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The pre-Christmas rush is in full swing. In search of gifts for their loved ones, people are increasingly willing to “storm” online shops
Christmas is not only the harvest in the retail industry, but also prime time for cybercriminals. It is at this time of year that hacking attacks aimed at stealing or phishing are on the rise. This poses a problem not only for consumers, but also for companies for whom data leaks mean financial losses and damage to their reputation. Post-Christmas period is a perfect time to reflect on how can companies protect themselves against data leaks?
Recent years in e-commerce have been a time of a technological “arms race” for each customer. Today, we are not simply shopping online, but experiencing a personalised shopping experience. This is to make it easier for us to complete our shopping basket and encourage us to return to the site in the future.
An important part of the aforementioned positive shopping experience is building trust in a brand. Part of that trust is ensuring our customers have a safe online shopping experience. We can do this by educating users about hacking threats and by investing in tools and technologies that protect against cyber-attacks.
According to the study “Reliability of online shops” commissioned by ChronPESEL.pl and Rzetelna Firma, one in four respondents has heard of a leak of customers' personal data from a shop they used. On the other hand, 6 percent of online shoppers declared that their data had actually been made available to unauthorised persons. Analysing e-commerce statistics on the number of online shoppers, more than 1.3 million people have had to deal with such a situation.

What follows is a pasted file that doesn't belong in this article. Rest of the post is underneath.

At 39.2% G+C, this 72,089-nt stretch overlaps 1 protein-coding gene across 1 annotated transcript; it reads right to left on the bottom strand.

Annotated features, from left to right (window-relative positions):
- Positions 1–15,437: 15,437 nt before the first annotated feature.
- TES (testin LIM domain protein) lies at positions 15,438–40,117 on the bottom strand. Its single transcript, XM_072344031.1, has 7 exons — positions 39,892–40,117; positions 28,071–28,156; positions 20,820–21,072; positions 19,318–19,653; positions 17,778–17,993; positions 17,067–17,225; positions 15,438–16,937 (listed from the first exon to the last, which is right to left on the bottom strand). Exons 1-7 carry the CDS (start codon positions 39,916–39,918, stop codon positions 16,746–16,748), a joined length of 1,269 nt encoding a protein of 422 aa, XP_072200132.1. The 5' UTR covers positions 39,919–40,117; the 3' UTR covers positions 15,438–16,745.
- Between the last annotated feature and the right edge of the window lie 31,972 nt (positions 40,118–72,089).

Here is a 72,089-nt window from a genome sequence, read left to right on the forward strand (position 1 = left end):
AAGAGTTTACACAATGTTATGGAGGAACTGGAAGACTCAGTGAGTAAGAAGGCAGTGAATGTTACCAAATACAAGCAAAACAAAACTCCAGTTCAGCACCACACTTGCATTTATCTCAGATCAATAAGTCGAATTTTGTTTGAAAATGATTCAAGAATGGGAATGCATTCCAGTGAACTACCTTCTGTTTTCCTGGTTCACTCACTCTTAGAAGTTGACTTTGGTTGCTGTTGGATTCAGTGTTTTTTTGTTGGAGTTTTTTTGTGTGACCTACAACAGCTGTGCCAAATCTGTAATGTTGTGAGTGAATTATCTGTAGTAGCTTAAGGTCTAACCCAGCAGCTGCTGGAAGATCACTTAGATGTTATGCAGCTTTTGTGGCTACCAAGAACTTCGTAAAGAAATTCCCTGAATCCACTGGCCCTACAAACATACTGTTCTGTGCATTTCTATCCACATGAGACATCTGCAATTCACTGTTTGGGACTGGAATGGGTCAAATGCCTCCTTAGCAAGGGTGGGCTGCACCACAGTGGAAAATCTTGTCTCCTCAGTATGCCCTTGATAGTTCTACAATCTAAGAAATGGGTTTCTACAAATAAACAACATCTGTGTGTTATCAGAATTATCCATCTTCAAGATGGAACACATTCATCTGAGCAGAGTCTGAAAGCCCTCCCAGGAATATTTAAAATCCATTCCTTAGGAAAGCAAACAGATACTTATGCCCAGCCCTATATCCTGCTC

What should be reminded to our customers to feel safe during the pre-Christmas shopping frenzy in online shops?
Firstly, let’s draw the attention of our website users to fake e-shops, especially those impersonating other sites. The warning light should go on when the offers on a particular e-store are unrealistically attractive or when the site itself looks suspicious.
Secondly, let us educate our customers about phishing attacks. The pre-Christmas period is a rush of attempts to extract confidential data through emails, phone calls and text messages with information about supposedly unfinished shopping transactions or unpaid courier shipments. Caution customers against clicking on suspicious links sent by email or phone and against giving out personal or confidential information during phone calls. Encourage secure payments based on two-step authentication of transactions.